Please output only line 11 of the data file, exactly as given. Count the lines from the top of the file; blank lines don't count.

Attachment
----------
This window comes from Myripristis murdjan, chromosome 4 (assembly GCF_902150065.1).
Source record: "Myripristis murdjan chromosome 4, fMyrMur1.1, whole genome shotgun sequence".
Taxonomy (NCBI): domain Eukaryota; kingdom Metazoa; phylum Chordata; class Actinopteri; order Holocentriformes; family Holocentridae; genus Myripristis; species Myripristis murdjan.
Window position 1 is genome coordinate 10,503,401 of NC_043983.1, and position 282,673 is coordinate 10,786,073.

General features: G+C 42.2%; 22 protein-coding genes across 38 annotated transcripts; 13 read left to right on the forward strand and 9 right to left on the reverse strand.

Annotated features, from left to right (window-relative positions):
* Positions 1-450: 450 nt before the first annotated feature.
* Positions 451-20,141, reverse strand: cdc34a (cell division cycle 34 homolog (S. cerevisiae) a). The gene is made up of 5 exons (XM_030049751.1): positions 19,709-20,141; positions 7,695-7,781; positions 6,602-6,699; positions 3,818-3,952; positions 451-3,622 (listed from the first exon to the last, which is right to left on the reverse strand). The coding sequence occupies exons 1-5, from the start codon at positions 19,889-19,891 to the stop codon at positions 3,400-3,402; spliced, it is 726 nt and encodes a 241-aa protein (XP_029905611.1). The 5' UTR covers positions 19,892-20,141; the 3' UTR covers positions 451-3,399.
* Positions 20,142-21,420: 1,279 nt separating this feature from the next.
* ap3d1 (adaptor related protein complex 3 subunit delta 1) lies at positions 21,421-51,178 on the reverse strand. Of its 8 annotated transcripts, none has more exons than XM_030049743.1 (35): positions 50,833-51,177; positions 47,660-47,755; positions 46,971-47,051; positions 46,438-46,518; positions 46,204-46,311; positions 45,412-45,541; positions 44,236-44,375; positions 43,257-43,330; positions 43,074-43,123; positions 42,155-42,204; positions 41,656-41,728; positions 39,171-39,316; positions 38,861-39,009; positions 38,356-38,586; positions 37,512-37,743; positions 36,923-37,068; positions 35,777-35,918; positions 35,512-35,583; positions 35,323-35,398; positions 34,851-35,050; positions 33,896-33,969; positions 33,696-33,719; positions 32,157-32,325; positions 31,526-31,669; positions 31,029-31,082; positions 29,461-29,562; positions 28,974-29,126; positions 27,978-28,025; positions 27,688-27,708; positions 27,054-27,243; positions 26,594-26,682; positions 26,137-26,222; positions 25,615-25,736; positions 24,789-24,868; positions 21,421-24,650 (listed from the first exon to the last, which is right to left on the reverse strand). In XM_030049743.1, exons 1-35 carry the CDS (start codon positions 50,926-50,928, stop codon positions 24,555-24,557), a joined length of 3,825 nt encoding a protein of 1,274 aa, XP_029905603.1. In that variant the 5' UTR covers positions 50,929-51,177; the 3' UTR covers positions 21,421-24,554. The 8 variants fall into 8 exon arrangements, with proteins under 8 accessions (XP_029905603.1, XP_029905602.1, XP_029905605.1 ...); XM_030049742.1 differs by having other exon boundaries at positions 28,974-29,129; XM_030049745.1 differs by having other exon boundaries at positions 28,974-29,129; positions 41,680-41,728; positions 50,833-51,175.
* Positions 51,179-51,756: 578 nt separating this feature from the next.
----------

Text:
* Positions 51,179-51,756: 578 nt separating this feature from the next.